Andy Mager, project coordinator for the Two Row Wampum Renewal Campaign and a member of Neighbors of the Onondaga Nation.
Oren Lyons, faithkeeper of the Onondaga Nation, and he sits on the Onondaga Nation Council of Chiefs. He also helped establish the United Nations Working Group on Indigenous Peoples in 1982.
Pete Seeger, legendary folk singer, banjo player, storyteller and activist.
An extended web-only discussion with two elders, the legendary folk singer Pete Seeger and Onondaga Leader Oren Lyons. They are in New York City today to greet hundreds of Native Americans and their allies who have paddled more than a hundred miles down the Hudson River to commemorate the 400th anniversary of the first treaty between Native Americans and the Europeans who traveled here. The event is part of the International Day of the World’s Indigenous Peoples, first proclaimed by the United Nations 20 years ago.
Watch Part 1 & 2 of today’s interviews:
Onondaga Leader Oren Lyons, Pete Seeger on International Day of the World’s Indigenous Peoples
AMY GOODMAN: This is Democracy Now!, democracynow.org, The War and Peace Report. I’m Amy Goodman, with Pete Seeger, Oren Lyons and Andy Mager. Pete?
PETE SEEGER: And Oren Lyons is one of the wisest men in the world, this Onondaga leader. I have heard him speak on different occasions, and I’ve come away and said, "How I wish this man could be heard by everybody in America, everybody in the world." He’s a wise man.
AMY GOODMAN: How did the two of you meet, Pete and Oren?
PETE SEEGER: He came to speak for the Clearwater annual meeting, the little—little organization we have trying to clean up the Hudson River. And he came to speak to us. And he—when I heard him, I said, "This man—this man should be heard by everybody."
AMY GOODMAN: Oren Lyons, on this Indigenous People’s Day, what are your thoughts you’d like to share with our viewers and listeners and readers around the world?
OREN LYONS: Well, as I listened to Pete sing, recognizing the spirit in all of us, the spirit is powerful, and the will, the will to continue and do what has to be done, and responsibility for adults to act like adults, for leaders to act like leaders, and to take away from the corporate powers that are currently in charge of the direction of this Earth and return it back to the people, where it belongs, and also to protect, really be responsible for seven generations of life coming. That’s our mission, and that’s my mission. It’s always been our mission. The mission is peace. The mission is forever. And the mission is friendship, and to understand that the human family is a family—doesn’t matter what color you are. You can change blood. You can’t get any closer than that. And people should understand that.
AMY GOODMAN: What does it mean to be the faithkeeper of the Onondaga Nation? And tell us the history of the Onondaga.
OREN LYONS: The Onondaga Nation was the central fire that the peacemaker had to deal with. The Todadaho was the fiercest of all people, and he changed that man. He changed that man. And that is—that proves that no one is above redemption. I don’t care what you do, you can change. And that was a severe lesson to everybody. We remember that. So, today, the Todadaho, Sid Hill, will be up here meeting and greeting with the people and carrying these words of peace. Over a thousand years ago, he was the fiercest, the fiercest enemy of peace. And so, the ideas of democracy, the ideas of leadership by the people and for the people, those are old words. Those belong to our confederation and were taken on by the new government. I think they stalled in several places, but the essence is still there. The essence is still there, but it needs the work of the people. The people have to stand. The people have to move. It’s they who hold the power. They hold the authority, and always did and always will. So, they have to understand that. So, as long as you’re waiting for somebody to tell you to do something, you’re going to wait a long time.
AMY GOODMAN: The significance of the Idle No More movement in Canada?
OREN LYONS: Oh, yes.
AMY GOODMAN: Can you explain what it is?
OREN LYONS: Well, it’s four women, three Indian women and one white woman, who just said, "This is enough, and we are not going to stand by. We’re not going to be idle no more." And they challenged the leadership of Canada. And Prime Minister Harper has really challenged the future of people in opening up this huge open-pit mining, you know, that Keystone pipeline, is so intent. All about commerce, nothing about the future. And so, they took a stand, and they said, "We’re not idle anymore." And, of course, the media never followed it, but it went around the world, and there are people around the world responding to that. It’s a grassroots movement, and it’s a lesson in what you can do if you make your stand. And so, that’s what common people do: lock their arms and stand.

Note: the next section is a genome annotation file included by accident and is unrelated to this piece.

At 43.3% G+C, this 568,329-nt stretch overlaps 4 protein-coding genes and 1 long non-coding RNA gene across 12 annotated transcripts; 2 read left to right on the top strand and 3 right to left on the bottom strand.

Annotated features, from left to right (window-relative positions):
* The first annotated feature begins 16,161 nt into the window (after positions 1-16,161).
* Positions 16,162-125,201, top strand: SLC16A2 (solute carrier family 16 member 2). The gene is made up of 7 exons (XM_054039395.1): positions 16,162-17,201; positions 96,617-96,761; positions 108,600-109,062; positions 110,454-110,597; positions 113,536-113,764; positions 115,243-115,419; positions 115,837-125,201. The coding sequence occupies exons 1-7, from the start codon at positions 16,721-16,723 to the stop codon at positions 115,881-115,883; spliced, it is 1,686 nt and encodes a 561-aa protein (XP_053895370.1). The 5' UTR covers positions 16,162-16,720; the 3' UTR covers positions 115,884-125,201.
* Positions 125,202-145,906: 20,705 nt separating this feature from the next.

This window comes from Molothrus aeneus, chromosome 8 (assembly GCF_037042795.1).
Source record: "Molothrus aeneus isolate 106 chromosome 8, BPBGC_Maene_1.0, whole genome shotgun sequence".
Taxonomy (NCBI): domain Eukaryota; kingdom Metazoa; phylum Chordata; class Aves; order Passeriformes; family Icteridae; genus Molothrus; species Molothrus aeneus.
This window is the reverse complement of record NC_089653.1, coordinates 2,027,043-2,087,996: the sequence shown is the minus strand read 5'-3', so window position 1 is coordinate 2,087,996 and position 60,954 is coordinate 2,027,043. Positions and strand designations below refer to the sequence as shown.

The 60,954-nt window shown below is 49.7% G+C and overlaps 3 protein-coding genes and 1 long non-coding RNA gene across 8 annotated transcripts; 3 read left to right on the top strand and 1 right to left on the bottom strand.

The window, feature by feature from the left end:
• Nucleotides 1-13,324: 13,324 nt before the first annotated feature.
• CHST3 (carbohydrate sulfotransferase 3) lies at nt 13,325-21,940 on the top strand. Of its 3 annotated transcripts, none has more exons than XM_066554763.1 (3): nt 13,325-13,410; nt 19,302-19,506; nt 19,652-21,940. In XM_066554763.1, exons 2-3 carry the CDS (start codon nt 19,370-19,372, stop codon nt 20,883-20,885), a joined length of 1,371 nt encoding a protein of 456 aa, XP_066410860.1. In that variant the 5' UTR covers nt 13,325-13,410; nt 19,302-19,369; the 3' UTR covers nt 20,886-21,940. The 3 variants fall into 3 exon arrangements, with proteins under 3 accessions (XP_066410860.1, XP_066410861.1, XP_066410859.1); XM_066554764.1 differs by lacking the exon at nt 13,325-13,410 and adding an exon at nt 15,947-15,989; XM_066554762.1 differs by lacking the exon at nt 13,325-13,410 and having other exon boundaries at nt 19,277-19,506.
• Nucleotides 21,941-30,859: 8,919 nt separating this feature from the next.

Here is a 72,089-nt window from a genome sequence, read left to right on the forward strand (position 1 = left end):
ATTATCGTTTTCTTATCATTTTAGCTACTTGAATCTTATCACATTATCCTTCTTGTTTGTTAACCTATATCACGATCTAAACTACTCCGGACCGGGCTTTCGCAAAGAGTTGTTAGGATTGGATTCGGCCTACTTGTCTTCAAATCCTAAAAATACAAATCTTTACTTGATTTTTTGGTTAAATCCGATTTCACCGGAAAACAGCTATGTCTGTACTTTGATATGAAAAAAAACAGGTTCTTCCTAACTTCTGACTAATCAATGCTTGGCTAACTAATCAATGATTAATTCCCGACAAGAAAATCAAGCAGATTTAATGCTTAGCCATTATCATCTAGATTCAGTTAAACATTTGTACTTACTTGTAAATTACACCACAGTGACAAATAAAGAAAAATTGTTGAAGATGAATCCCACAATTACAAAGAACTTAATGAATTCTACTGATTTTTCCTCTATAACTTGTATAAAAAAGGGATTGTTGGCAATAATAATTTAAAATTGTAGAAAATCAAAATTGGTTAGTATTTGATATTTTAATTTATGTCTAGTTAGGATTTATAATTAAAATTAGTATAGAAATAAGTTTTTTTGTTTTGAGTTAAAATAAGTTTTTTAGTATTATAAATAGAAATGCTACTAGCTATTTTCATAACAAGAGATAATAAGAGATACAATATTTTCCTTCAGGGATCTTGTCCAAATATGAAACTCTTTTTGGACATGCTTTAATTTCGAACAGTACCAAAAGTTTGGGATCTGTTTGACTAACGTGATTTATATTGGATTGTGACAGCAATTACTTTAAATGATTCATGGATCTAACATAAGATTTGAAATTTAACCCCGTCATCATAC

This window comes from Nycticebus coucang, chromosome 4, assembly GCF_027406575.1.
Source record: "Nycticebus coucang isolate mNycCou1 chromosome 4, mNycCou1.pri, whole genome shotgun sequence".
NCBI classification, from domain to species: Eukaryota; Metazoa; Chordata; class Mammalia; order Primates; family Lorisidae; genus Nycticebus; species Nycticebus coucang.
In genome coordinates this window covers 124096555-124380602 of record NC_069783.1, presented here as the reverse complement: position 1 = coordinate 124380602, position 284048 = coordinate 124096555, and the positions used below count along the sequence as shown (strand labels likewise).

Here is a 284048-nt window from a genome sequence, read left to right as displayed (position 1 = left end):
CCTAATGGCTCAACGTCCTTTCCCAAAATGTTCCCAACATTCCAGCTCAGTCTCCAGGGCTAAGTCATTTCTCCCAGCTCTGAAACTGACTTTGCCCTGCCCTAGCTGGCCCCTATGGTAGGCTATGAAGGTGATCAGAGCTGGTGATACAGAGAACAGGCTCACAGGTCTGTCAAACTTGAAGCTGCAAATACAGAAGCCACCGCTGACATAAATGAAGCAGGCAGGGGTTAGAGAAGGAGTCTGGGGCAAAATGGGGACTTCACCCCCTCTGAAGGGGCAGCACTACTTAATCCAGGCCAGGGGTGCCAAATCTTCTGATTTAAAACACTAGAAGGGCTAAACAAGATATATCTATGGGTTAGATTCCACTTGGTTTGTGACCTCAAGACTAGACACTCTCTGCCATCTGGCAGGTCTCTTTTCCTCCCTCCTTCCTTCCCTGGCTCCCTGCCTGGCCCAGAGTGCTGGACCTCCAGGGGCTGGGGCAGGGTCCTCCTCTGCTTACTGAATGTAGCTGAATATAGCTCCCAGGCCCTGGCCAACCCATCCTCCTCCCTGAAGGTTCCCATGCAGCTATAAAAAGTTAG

AMY GOODMAN: Andy Mager, Reuters is reporting Chesapeake Energy has abandoned a two-year legal battle to retain leases on thousands of acres of land in New York, where it planned to drill for natural gas using, you know, the controversial technique of fracking, provided the state lift a ban on the practice. Do you know about this and what the significance of this is?
ANDY MAGER: It was announced to our camp that they were abandoning the leases a couple of days ago, not with that last caveat about New York state lifting the moratorium. So, obviously, we would oppose the lifting of the moratorium. We welcome them abandoning the leases and stopping harassing the people of New York state to try to get them to allow this drilling technique.
To get back to what Oren was saying, you know, the purpose of this journey down the Hudson, and the larger campaign of which it’s a part, is to sow seeds to build a social movement, a movement powerful enough to compel New York state and the United States to live up to these treaties and, in doing so, to honor the Earth. And we have been overjoyed by the response we’ve received all the way down the Hudson River from individual citizens, from local government leaders and civic organizations, welcoming what we are doing, providing support, aligning with this broader mission, that we need to honor the treaties that we have signed, to live up to them after 400 years, and to work together for a better future. So we welcome people to join with us today at the pier, in the future through our website, Facebook, etc., because this is not—this landing in New York is in some ways a ending of the paddling journey, but the beginning of a broader movement that we will be looking for support from progressive people, far and wide, to engage in.
AMY GOODMAN: Pete Seeger, I wanted to get your assessment of President Obama. I mean, look at this moment in time. You sang at his inauguration, that remarkable moment, "This Land is Your Land." We are coming up on the 50th anniversary of the March on Washington. Actually, President Obama will be standing in the same place as Dr. King did when he delivered his speech, and will give a speech on August 28th in front of the Lincoln Memorial. You were not at the March on Washington, were you?